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2 Considerations About 2010-2014 Toyota Prius Before Buying, Including Inverter Problem

A few days ago Toyota revealed as many as 20,000 Toyota Prius owners have had electric power system failure. The company said hybrid inverters failed and tried to remedy a safety defect by modifying the Prius software. When things like this happen, what should you know about the 2010-2014 3rd generation Toyota Prius vehicles before deciding to buy them?

The Toyota Prius made serious waves in the automotive industry when it came to be back in 1997 in Japan. It was then three years later in 2000 when Prius hit American soil, the hybrid made a tremor that was hardly felt. That tremor though, was one of the hardest hitting shocks of all time. By 2009 the tsunami of what we now know to be Toyota Prius, and all other associated hybrids that have followed has been a storm no one was really expecting.

From 2000 to 2003 first generation Prius established the name that is synonymous with hybrid. Most people think of Prius when they hear the term hybrid and that is due to the massive influence Toyota has in that share of the market. 2004-2009 made that market share grow even more with 2nd gen and by the time 2010-2015 3rd gen rolled around, people were already waiting to take ownership of the next best Prius.

There is a sad side to this story, one which as a hard core Toyota enthusiast and Prius owner is not something I like to write about. I feel it is necessary though for those who are curious about owning a used Prius and specifically the popular 3rd gen. What most people do not know is what Toyota had to do in order to push forward with the 3rd gen due to government regulations known as CAFE or Corporate Average Fuel Economy.

CAFE regulations have been forcing the hand of all automakers, not just Toyota. This has placed a heavy burden on them to meet demands with things like fuel economy and tailpipe emissions.

Usually, through testing over longer periods of time Toyota and other car makers would have better research information and be able to engineer the cars better based off of the data they collected. That is one reason that the 2nd gen Prius is such a better built hybrid than the 3rd. It is more similar to the 1st gen and given the amount of data collected with that, 2nd gen became freaking rock solid for the most part.

So, what does all this mean for those who are wanting to buy a used 3rd gen Prius? Here are 2 common problems you should look out for when selecting it to ensure you have made a good decision.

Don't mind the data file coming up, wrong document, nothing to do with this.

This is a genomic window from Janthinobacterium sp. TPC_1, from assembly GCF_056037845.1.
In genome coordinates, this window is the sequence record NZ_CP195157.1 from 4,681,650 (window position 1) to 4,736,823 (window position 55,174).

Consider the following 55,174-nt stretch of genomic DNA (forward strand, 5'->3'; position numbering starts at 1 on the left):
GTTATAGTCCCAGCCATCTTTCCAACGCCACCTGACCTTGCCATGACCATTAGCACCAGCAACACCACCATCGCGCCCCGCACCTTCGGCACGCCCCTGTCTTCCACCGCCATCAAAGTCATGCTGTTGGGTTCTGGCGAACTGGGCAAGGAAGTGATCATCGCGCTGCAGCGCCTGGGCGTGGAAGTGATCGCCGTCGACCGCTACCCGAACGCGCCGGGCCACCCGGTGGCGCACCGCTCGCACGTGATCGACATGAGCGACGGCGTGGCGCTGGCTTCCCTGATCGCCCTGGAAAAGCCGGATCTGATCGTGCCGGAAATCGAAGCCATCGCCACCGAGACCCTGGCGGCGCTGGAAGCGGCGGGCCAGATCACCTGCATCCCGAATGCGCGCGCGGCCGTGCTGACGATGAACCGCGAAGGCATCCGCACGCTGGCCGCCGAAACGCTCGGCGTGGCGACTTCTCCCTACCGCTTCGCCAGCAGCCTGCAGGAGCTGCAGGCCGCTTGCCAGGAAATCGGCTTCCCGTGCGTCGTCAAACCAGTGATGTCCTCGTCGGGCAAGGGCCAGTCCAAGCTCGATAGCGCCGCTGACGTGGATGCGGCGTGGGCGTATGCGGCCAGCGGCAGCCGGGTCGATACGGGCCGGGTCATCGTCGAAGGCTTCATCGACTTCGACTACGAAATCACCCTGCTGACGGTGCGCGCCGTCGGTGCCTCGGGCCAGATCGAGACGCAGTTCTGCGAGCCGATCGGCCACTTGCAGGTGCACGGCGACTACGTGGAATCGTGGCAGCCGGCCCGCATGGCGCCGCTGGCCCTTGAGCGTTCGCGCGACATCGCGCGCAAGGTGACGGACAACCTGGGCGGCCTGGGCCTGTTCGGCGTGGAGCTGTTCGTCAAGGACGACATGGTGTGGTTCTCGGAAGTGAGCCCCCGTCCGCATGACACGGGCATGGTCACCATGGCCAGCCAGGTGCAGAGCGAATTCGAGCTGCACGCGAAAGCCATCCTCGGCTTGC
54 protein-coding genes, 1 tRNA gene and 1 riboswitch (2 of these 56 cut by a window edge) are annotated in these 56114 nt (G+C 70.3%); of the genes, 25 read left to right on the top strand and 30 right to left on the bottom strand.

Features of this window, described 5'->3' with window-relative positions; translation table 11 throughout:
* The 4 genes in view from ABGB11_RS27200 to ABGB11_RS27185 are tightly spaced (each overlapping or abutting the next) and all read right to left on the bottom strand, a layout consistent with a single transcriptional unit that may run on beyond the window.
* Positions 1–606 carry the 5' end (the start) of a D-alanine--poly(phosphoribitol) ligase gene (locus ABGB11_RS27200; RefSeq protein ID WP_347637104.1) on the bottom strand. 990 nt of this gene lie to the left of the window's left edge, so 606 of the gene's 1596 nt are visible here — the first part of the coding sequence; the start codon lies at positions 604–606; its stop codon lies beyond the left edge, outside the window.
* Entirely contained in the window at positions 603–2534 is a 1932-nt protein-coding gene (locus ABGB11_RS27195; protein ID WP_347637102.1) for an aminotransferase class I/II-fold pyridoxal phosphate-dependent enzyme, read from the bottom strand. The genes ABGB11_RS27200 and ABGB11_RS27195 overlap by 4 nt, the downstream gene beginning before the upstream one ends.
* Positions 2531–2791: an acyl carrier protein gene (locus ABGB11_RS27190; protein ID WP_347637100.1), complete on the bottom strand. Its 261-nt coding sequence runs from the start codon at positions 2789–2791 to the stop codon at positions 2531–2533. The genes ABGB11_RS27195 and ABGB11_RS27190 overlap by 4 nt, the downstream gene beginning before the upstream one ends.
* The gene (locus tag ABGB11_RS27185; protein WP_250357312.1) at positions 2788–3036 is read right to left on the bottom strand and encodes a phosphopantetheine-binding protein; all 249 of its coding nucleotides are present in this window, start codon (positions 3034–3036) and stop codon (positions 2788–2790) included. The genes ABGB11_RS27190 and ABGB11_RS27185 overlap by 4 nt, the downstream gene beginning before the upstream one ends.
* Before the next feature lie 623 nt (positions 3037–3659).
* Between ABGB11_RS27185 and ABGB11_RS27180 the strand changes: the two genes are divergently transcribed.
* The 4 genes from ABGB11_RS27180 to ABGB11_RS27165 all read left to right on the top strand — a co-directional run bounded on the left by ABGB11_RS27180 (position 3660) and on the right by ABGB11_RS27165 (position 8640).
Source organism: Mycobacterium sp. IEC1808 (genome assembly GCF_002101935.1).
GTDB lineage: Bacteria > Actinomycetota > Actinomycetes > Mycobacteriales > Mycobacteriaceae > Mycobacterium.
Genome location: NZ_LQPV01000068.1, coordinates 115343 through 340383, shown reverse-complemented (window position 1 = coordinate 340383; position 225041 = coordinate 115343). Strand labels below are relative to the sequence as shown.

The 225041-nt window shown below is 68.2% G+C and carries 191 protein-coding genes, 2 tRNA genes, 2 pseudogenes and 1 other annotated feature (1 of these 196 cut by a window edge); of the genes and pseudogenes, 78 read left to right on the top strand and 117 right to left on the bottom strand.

The Infamous Prius Inverter Issue
The inverter ( the part that changes alternating current or AC into direct current or DC) is susceptible to overheating failure and can cause the vehicle to stall out and lose all power. Not exactly something anyone wants to have happen to them especially while zipping home from a long day or just traveling about with the fam.

Toyota Prius Inverter

Some people have even tried suing Toyota Motor North America, for this issue. The good news is that this is totally a repairable item and in any cases the recall that Toyota has out for the affected may solve the issue. Not awful, but if your Prius is not going to be covered and you have exhausted all options for repair, you are probably looking at a $2000 repair bill from your local dealer.

If this has been repaired, replaced or the issue is taken care of, you are more than likely making a good decision on a 50+ mpg daily driver. Just check for the proper paperwork from the owner or dealer you are considering buying from.

The Head Gasket of Doom
Toyota ( and many other manufacturers) have had their fair share of head gasket problems. I do not even want to think about my mom and the Northstar V8 she had in her Caddy. I will say though I have seen a large majority in my time of head gasket failure due to lack of proper care and maintenance of the vehicle. Nevertheless it still can happen and it should not. Most 3rd gens are seeing (if they see it) head gasket failure between 180k and 250k miles. Again, here if the proper paperwork is in order and the car is running as designed you will probably be just fine.

It is important to note that the regular changing of fluids (i.e. coolant, engine and transmission oil) will help a lot with minimizing failure. Knowing what I now know about 3rd gen Prius I would still buy one were it a good deal. Hey, and who knows maybe you will get lucky and find one online that the seller is getting rid of because they do not know how to deal with it. You however, now do. Go forth and be great.

Watch How To Make A Toyota Prius Hybrid Battery Last Past 350,000 Miles Performing Your Own Replacement and Click To Subscribe To Torque News Youtube Channel for Daily Toyota and Automotive News.

See you in the next story titled: 3 Sold Replacement Options If Your Toyota Prius Has a P0A80 Code.

Peter Neilson is an automotive consultant specializing in electric cars and hybrid battery technologies. He is an automotive technology instructor at Columbia Basin College. He holds a Bachelor of Science in Automotive Service Technology from Weber State University. Peter can be reached on Linkedin and at Certified Consulting.


David M Butler (not verified)    August 29, 2019 - 3:25PM

In variable frequency drives at least, the inverter changes DC current into AC, commonly using IGBTs in the latest ones. AC is turned into DC by a rectifier or chat is commonly called a converter in the VFD literature. The way I read your article has this backwards